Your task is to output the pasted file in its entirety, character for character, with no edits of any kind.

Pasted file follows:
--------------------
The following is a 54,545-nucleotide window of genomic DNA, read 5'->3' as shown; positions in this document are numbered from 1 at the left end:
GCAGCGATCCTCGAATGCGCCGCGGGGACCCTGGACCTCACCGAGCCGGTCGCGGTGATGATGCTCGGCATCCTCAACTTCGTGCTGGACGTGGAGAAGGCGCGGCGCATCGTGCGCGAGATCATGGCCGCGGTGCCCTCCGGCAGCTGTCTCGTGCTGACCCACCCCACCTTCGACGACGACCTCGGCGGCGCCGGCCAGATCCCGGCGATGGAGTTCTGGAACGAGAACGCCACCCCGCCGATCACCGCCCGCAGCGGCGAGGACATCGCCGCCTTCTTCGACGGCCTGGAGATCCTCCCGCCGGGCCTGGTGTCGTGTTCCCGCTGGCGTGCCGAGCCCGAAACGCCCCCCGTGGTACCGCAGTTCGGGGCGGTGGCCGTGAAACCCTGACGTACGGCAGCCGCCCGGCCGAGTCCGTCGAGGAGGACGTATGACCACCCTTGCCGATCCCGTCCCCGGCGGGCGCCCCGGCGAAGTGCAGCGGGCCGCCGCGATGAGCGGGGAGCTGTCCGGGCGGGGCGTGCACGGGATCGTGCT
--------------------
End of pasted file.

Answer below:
The following is a 54,545-nucleotide window of genomic DNA, read 5'->3' as shown; positions in this document are numbered from 1 at the left end:
GCAGCGATCCTCGAATGCGCCGCGGGGACCCTGGACCTCACCGAGCCGGTCGCGGTGATGATGCTCGGCATCCTCAACTTCGTGCTGGACGTGGAGAAGGCGCGGCGCATCGTGCGCGAGATCATGGCCGCGGTGCCCTCCGGCAGCTGTCTCGTGCTGACCCACCCCACCTTCGACGACGACCTCGGCGGCGCCGGCCAGATCCCGGCGATGGAGTTCTGGAACGAGAACGCCACCCCGCCGATCACCGCCCGCAGCGGCGAGGACATCGCCGCCTTCTTCGACGGCCTGGAGATCCTCCCGCCGGGCCTGGTGTCGTGTTCCCGCTGGCGTGCCGAGCCCGAAACGCCCCCCGTGGTACCGCAGTTCGGGGCGGTGGCCGTGAAACCCTGACGTACGGCAGCCGCCCGGCCGAGTCCGTCGAGGAGGACGTATGACCACCCTTGCCGATCCCGTCCCCGGCGGGCGCCCCGGCGAAGTGCAGCGGGCCGCCGCGATGAGCGGGGAGCTGTCCGGGCGGGGCGTGCACGGGATCGTGCT